Bad Words is the kind of movie that gives critics trouble. It’s easy to write about the dregs – I could pound out 1,000 words on Need for Speed without breaking a sweat – and it’s easy to write about the good stuff. It’s the middle-of-the-road movie that is hardest to capture. But let’s give it a try, because I think there is an important screenwriting lesson to be learned from considering it.
First off, let me say right up front that Bad Words, Jason Bateman’s directorial debut, is a pretty good movie. It’s funny and irreverent, it has an interesting and strong central character, and it manages to balance its sweetness and its crassness better than most similarly inclined films. I credit Bateman for this – both his acting and directing are quite good. However, it is not for everybody. Much of it is in poor taste. Of course, To Be or Not to Be (1983) and Dr. Strangelove (1964), two of the greatest filmed comedies ever, were arguably in even poorer taste, so that in and of itself should not be a disqualifier. Bad Words is not as good as those movies, so you may be less inclined to forgive it.
As for me, I have no real problem with its more tasteless moments. My problem is with the shortcuts taken by screenwriter Andrew Dodge. Dodge has a good premise and he has written a lot of very good material. Guy Trilby, a 40 year old maladjusted spelling savant, insists on competing against children in a prestigious national spelling bee, much to the mortification of children, parents, and organisers alike. Guy has his reasons, which will become clear by the end of the story.
I suppose it would possible to construct this movie without a relationship between the man-child and an actual child, but I don’t fault Dodge for resorting to such a relationship. In fact, he does a very good job of it. Rohan Chand plays Chaitanya Chopra, a ten-year old contestant who befriends Guy, and their mutually beneficial relationship provides Bad Words with its heart. Such a relationship could have been far more cloying, and Dodge is at his best when Guy and Chaitanya are together. What keeps the movie from being truly inspired can be found in all the other scenes.
For this is not a two-character comedy. There are others. There is Kathryn Hahn playing Guy’s journalist sponsor, Jenny, who is writing a story about him (and occasionally sleeping with him). There is Allison Janney, as the spelling bee director, who makes it her mission to sabotage Guy’s pursuit of the prize. There’s Anjul Nigam as Chaitanya’s Machiavellian father. And there’s Philip Baker Hall, as the man who has created the prestigious contest. These are pretty formidable actors, all. Unfortunately, the screenplay gives them nothing to do.
None of these characters exists in his or her own right. Each exists to further the story of Guy and his young friend. And this is the main reason that Bad Words feels thin. Entertaining, at times thought-provoking, but thin. Case in point: At a key moment, Guy has a heated argument with Chaitanya. He says things that would cause any parent – indeed, any responsible grown-up – to intervene. Chaitanya’s father is standing right behind him when this happens and he says nothing. Of course, he says nothing because had he intervened, it would have taken the dramatic focus off of the confrontation between the two principals. But this moment is so patently false that it undercuts that crucial interaction.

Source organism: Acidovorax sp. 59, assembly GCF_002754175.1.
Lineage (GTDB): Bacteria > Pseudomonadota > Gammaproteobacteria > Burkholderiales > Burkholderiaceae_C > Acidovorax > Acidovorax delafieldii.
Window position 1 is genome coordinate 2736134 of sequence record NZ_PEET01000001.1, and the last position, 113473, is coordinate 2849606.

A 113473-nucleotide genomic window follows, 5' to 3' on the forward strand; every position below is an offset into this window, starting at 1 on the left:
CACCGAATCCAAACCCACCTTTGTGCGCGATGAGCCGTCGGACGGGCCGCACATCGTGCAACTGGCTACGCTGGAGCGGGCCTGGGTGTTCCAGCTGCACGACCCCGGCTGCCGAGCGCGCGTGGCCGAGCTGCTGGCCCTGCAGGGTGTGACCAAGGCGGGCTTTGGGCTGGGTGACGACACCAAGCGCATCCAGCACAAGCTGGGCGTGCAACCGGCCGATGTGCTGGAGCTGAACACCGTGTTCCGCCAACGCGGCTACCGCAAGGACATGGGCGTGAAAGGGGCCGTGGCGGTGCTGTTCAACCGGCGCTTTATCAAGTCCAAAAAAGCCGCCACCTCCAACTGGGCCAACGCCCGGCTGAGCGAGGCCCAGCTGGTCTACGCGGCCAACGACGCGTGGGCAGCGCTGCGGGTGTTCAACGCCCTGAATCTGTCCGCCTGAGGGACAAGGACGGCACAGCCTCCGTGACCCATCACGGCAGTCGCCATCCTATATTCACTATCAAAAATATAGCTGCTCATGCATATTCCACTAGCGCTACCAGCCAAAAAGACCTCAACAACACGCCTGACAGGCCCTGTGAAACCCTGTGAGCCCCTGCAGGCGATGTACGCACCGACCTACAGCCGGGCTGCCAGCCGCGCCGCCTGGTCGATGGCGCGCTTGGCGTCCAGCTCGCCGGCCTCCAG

The same applies to all of the key supporting characters. Jenny learns a piece of critical information about Guy and his motivation in the middle of the story. She wants to discuss it with him, and she has the opportunity to do so when they are alone outside their hotel. But she insists on going somewhere else to talk, and when Guy refuses, she storms off without mentioning it. She does not mention it because it is too early in the plot for this information to be revealed to the audience, so again, we get a false moment – a supporting character acting, not as a believable character but as a functionary designed to tee it up for the main players. Janney, who is set up to be a strong adversary, is a straw man, too easily disposed of, and Hall, easily spotted as the key behind-the-scenes figure, never gets the types of moments or development such a character deserves.
I could go on, but I think you get the point. This particular screenwriting issue is perfectly displayed in Robert Duvall’s vanity piece The Apostle (1997), which he wrote, directed, and starred in. He plays a fascinating character, but the movie falters because everyone else exists only to prop up that character. I fear Andrew Dodge makes the same mistake, and it takes what could have been a very good, subversive comedy, and turns it into a pretty good, bad-taste comedy.
If you compare the Bad Words’ screenplay to that of one of the better comic screenplays from the greatest American comic screenwriter, Preston Sturges, this point is in stark relief. Consider, for instance, what Sturges does in The Palm Beach Story (1942). The heroine is fleeing her husband to pursue a divorce. She needs to enlist the help of a New York City cabbie. That cabbie has something like three lines in the whole movie, and yet one of them is a great line, revealing a fully formed character with his own point of view. Extending this to many of the other supporting characters helps create a remarkably full and complex world. Sturges movies, no matter how silly they may appear on the surface, never feel thin.
The ending of Bad Words is not very good either. It makes little sense based on the internal logic established for the spelling bee, and more importantly, it is out of step with the tone of the rest of the movie. It’s a little too sweet and happy-ending-ish. There was a much better ending that could have been easily constructed, but since I didn’t feel like using the SPOILER ALERT label, I will not mention it. Email for more details.